The California Cancer Research Act, Proposition 29 on June’s ballot, will provide a positive jolt to California’s economy.

Why?  Because the $1 cigarette tax increase, combined with 20 cents allocated to reinvigorating California’s anti-smoking program, will help so many people quit smoking that they’ll spend a billion dollars less a year on cigarettes.

And $800 million of that billion which is now being sent out of state to Philip Morris, RJ Reynolds and other tobacco interests will stay here in California creating almost $2 billion in new economic activity and 12,000 new jobs.

Less smoking will also mean less disease and lower health care costs.  If Prop 29 passes, it will save an estimated $32 billion in health care costs over the next 5 years, much of which will be saved by California taxpayers and all of which will be saved by California citizens and businesses.

And the other 80 cents the tax will raise?  That will be used to support cancer and other medical research to clean up the mess that the tobacco companies create.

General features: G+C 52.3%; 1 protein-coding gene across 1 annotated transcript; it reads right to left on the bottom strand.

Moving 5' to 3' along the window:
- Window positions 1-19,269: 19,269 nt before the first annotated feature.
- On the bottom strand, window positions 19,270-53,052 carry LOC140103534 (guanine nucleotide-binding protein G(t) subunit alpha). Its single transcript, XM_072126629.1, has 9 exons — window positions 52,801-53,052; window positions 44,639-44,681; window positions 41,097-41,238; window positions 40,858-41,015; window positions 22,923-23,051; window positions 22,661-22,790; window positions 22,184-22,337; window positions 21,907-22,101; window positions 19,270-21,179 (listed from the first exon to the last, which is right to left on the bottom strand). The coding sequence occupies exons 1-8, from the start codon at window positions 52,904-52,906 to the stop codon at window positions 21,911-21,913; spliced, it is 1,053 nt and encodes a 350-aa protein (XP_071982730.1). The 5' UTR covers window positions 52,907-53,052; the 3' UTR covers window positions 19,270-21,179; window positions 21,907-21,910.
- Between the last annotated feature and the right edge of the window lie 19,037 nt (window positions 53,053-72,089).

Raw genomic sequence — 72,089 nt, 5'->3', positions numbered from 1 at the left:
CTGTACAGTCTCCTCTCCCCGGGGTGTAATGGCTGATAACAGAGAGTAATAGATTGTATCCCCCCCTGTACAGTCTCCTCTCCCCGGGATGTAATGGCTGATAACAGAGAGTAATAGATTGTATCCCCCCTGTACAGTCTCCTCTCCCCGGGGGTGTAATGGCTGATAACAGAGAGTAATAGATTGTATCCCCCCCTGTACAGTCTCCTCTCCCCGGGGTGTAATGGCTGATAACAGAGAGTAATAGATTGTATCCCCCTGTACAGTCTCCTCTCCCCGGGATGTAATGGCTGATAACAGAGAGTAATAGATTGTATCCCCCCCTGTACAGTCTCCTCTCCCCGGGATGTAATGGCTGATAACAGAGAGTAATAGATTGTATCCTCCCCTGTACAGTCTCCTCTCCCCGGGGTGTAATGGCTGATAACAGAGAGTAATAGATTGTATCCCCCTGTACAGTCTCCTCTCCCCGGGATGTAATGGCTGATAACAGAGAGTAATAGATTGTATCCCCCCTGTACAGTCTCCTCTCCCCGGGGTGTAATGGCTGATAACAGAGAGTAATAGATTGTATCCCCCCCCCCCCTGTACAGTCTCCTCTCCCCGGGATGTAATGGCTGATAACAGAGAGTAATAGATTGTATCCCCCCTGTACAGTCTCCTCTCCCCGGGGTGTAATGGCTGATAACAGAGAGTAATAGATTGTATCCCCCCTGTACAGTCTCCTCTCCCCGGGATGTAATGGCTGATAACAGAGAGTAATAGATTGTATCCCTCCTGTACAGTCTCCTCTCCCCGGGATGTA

The only loser if Prop 29 will be the big out-of-state tobacco companies, which is why they are pouring tens of millions of dollars into California to block Prop 29.  They ignore the fact that the cancer, heart disease and breast cancer research already being funded by existing California cigarette taxes is all being done in California and are claiming that Prop 29 is a boondoggle because it does not require that the new research be done in California.  They are afraid to use the real reason that they are opposing Prop 29 – to keep that $800 million a year flowing out of California smoker’s pockets to Big Tobacco back east.

Bottom line: Prop 29 is good for Californians’ health and the health of the state’s economy.

Stanton A. Glantz’s economic analysis is available here.